Elizabeth Warren

Elizabeth Warren has just shown us that tricky mother-daughter relationships can affect everyone

2020 US Democratic Presidential hopeful Elizabeth Warren showed everyone that no matter how sensible and confident you are, your relationship with your mother can be your undoing, says Alicia Lutes.   

Who among us has a perfect relationship with their mother? If you do, feel free to write an essay all your own, because I simply cannot relate. A person with said perfect relationship is an anomaly to me. A unicorn. A liar? Because sometimes, even the most put-together, seemingly perfect, on-top-of-it people with a plan for everything, have complicated and imperfect relationships with their parents. 

Watching Elizabeth Warren share the realities of her own earlier this week in a video posted to Twitter, was, perhaps, her most humanizing moment of the entire presidential race. Because whether you want to admit it or not, there’s something so uniquely vulnerable and complicated about the relationship between mothers and daughters, and it’s not only touching, but powerful, to watch Warren, an extremely Has Her Shit Together Woman, break down and open up about what her mother perceived as her shortcomings and failures.

Earlier this week while in Iowa, a 17-year-old named Raelyn asked Senator Warren, “I was wondering if there was ever a time in your life where somebody you really looked up to maybe didn’t accept you as much? And how you dealt with that?” It was in this moment Warren decided to recount her own relationship with her mother, and what it was like disappointing her when Warren’s first marriage fell apart. 

Immediately, Warren’s voice went a bit warbly, her hand gripping her chest: here, clearly, was a woman who desperately loved her mother and was heartbroken to have ever disappointed her. This was a different Warren than the one we’ve seen before. And it was incredibly powerful and evocative to watch, particularly as a woman with an extremely complicated relationship with her mother.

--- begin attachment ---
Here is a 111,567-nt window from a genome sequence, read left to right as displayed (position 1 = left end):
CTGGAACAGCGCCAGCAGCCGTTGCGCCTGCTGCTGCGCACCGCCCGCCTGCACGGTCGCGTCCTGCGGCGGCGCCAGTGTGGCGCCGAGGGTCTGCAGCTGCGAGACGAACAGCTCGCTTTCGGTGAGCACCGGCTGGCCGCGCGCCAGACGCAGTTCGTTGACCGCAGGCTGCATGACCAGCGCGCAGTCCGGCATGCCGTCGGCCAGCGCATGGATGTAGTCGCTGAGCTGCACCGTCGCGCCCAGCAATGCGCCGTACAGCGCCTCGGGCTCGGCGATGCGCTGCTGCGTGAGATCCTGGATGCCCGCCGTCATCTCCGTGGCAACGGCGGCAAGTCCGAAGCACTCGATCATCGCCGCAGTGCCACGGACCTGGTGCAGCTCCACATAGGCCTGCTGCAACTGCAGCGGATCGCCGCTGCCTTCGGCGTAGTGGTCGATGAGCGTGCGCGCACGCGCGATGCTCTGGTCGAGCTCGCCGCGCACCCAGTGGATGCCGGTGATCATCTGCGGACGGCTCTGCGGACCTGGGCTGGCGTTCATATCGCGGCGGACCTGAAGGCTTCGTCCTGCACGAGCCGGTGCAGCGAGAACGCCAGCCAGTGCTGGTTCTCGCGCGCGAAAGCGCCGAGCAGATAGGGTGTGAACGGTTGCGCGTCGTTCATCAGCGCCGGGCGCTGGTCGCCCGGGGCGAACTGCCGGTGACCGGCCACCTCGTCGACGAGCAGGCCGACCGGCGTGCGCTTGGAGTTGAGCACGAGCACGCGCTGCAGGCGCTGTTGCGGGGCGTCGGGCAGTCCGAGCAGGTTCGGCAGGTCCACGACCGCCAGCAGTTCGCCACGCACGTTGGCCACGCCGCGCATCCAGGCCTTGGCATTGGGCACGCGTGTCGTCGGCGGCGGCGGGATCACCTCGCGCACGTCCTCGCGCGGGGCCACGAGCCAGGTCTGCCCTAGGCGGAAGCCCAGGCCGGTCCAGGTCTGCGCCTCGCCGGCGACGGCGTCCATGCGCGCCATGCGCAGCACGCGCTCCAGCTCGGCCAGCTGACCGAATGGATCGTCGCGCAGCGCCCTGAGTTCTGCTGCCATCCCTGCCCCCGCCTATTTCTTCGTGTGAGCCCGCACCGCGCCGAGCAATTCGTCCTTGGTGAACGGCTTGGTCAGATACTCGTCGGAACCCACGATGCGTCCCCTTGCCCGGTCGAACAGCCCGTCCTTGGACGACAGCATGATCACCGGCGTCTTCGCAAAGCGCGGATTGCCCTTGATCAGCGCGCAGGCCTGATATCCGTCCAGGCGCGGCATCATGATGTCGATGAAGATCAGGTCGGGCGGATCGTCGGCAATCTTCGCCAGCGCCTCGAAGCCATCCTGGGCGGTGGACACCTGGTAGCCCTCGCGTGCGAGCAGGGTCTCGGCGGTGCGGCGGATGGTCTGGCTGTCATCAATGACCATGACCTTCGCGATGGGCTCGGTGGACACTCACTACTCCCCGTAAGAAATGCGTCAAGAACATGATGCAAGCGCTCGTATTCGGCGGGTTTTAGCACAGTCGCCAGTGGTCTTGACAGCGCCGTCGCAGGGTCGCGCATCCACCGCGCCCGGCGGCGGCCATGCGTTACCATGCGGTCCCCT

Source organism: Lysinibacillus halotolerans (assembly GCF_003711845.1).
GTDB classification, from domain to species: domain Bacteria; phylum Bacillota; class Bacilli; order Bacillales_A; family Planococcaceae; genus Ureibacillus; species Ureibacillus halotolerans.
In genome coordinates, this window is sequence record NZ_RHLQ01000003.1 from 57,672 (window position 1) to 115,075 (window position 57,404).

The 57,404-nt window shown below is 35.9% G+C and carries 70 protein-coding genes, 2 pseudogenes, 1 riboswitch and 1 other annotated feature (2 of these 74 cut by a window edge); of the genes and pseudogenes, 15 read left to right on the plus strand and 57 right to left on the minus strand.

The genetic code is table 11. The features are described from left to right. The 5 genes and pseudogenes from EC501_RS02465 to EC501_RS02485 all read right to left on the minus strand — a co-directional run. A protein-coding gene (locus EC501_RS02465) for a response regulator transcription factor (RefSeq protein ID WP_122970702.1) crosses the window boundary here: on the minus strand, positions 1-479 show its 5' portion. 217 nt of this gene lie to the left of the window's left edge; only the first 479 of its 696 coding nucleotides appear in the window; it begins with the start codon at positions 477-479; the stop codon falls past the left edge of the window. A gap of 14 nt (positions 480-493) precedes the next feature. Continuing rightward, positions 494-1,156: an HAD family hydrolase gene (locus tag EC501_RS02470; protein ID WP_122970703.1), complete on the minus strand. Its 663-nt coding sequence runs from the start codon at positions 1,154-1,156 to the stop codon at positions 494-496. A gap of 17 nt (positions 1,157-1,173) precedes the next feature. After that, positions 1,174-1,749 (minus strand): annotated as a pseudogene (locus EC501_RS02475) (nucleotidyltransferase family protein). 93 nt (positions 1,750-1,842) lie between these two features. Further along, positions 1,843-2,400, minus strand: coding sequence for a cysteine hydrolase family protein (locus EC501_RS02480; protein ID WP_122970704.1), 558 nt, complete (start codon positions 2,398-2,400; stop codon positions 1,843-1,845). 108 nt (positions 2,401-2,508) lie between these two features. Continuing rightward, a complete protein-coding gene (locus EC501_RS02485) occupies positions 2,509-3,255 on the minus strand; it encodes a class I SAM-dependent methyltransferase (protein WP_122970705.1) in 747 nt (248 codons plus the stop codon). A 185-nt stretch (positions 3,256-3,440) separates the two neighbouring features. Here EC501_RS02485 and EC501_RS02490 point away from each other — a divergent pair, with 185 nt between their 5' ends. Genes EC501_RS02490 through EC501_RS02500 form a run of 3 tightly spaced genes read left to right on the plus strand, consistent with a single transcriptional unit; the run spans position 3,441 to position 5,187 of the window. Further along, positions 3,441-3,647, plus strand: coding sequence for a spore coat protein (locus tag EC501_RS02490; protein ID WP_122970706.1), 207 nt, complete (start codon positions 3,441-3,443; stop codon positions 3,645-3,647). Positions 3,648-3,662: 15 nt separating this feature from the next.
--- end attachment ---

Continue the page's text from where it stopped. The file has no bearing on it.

Sometimes it feels like mothers are given the daughters they need: the daughters that are polar opposites of them, or exhibit characteristics the mother doesn’t like within herself. The daughter that will help them grow and vice versa. Two complementary parts if only they’d just see that in one another. Except it doesn’t always happen or work out that way. Maybe because the mother is too proud, too stuck in her ways, or too convinced that she has nothing left to learn. Maybe the mother is too wrapped up in keeping up with the Joneses or making sure her children—her legacy—live up to the social expectations of the time and don’t make her look like a bad mother. Maybe she has her own trauma and shit from her own relationship with her mother. Maybe she’s just tired and wants things to be easier for her daughter than they were for her and this, she feels, is how to secure that. Maybe she just wants to protect her kids. There are an infinite number of reasons, which is why Warren’s answer is so deeply relatable to all the women I know who’ve watched it.

By Warren’s mother’s standards, she had failed to do the right thing—well, what Warren’s mother believed was the “right” thing given the times. But Warren knew that the right thing for her was divorce, and that even though her mother was deeply disappointed, to end her first marriage was the best thing for her, which flew in the face of her mother and the era’s expectations.